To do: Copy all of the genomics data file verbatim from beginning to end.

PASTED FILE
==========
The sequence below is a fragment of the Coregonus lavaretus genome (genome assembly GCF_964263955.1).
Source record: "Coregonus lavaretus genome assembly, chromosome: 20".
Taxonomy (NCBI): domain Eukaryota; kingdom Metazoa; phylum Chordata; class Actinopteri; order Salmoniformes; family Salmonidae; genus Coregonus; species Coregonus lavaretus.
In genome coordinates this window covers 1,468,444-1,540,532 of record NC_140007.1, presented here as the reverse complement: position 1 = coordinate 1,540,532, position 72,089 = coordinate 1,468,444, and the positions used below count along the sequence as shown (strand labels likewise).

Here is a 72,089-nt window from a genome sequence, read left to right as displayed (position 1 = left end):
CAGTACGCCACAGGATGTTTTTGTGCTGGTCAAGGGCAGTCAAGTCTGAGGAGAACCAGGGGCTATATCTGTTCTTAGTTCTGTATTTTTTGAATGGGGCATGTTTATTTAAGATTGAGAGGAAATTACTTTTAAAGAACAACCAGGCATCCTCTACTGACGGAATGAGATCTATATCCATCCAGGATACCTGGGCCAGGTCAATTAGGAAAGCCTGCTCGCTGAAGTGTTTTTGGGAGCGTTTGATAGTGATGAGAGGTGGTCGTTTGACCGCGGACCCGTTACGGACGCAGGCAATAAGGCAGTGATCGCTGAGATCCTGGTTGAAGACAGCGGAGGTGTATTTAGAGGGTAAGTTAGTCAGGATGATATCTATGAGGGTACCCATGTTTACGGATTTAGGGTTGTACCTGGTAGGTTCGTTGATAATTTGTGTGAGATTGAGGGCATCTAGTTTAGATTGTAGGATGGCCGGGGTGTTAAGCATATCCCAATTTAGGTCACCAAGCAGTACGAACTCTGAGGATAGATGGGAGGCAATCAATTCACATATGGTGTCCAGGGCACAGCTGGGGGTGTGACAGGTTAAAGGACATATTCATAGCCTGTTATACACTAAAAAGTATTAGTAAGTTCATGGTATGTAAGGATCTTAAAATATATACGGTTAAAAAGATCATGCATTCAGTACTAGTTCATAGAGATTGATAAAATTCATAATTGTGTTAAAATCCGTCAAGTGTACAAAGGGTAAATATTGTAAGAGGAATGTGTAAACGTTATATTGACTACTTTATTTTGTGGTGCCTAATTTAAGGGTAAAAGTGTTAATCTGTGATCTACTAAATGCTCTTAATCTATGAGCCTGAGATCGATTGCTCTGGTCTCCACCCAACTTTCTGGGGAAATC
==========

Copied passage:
The sequence below is a fragment of the Coregonus lavaretus genome (genome assembly GCF_964263955.1).
Source record: "Coregonus lavaretus genome assembly, chromosome: 20".
Taxonomy (NCBI): domain Eukaryota; kingdom Metazoa; phylum Chordata; class Actinopteri; order Salmoniformes; family Salmonidae; genus Coregonus; species Coregonus lavaretus.
In genome coordinates this window covers 1,468,444-1,540,532 of record NC_140007.1, presented here as the reverse complement: position 1 = coordinate 1,540,532, position 72,089 = coordinate 1,468,444, and the positions used below count along the sequence as shown (strand labels likewise).

Here is a 72,089-nt window from a genome sequence, read left to right as displayed (position 1 = left end):
CAGTACGCCACAGGATGTTTTTGTGCTGGTCAAGGGCAGTCAAGTCTGAGGAGAACCAGGGGCTATATCTGTTCTTAGTTCTGTATTTTTTGAATGGGGCATGTTTATTTAAGATTGAGAGGAAATTACTTTTAAAGAACAACCAGGCATCCTCTACTGACGGAATGAGATCTATATCCATCCAGGATACCTGGGCCAGGTCAATTAGGAAAGCCTGCTCGCTGAAGTGTTTTTGGGAGCGTTTGATAGTGATGAGAGGTGGTCGTTTGACCGCGGACCCGTTACGGACGCAGGCAATAAGGCAGTGATCGCTGAGATCCTGGTTGAAGACAGCGGAGGTGTATTTAGAGGGTAAGTTAGTCAGGATGATATCTATGAGGGTACCCATGTTTACGGATTTAGGGTTGTACCTGGTAGGTTCGTTGATAATTTGTGTGAGATTGAGGGCATCTAGTTTAGATTGTAGGATGGCCGGGGTGTTAAGCATATCCCAATTTAGGTCACCAAGCAGTACGAACTCTGAGGATAGATGGGAGGCAATCAATTCACATATGGTGTCCAGGGCACAGCTGGGGGTGTGACAGGTTAAAGGACATATTCATAGCCTGTTATACACTAAAAAGTATTAGTAAGTTCATGGTATGTAAGGATCTTAAAATATATACGGTTAAAAAGATCATGCATTCAGTACTAGTTCATAGAGATTGATAAAATTCATAATTGTGTTAAAATCCGTCAAGTGTACAAAGGGTAAATATTGTAAGAGGAATGTGTAAACGTTATATTGACTACTTTATTTTGTGGTGCCTAATTTAAGGGTAAAAGTGTTAATCTGTGATCTACTAAATGCTCTTAATCTATGAGCCTGAGATCGATTGCTCTGGTCTCCACCCAACTTTCTGGGGAAATC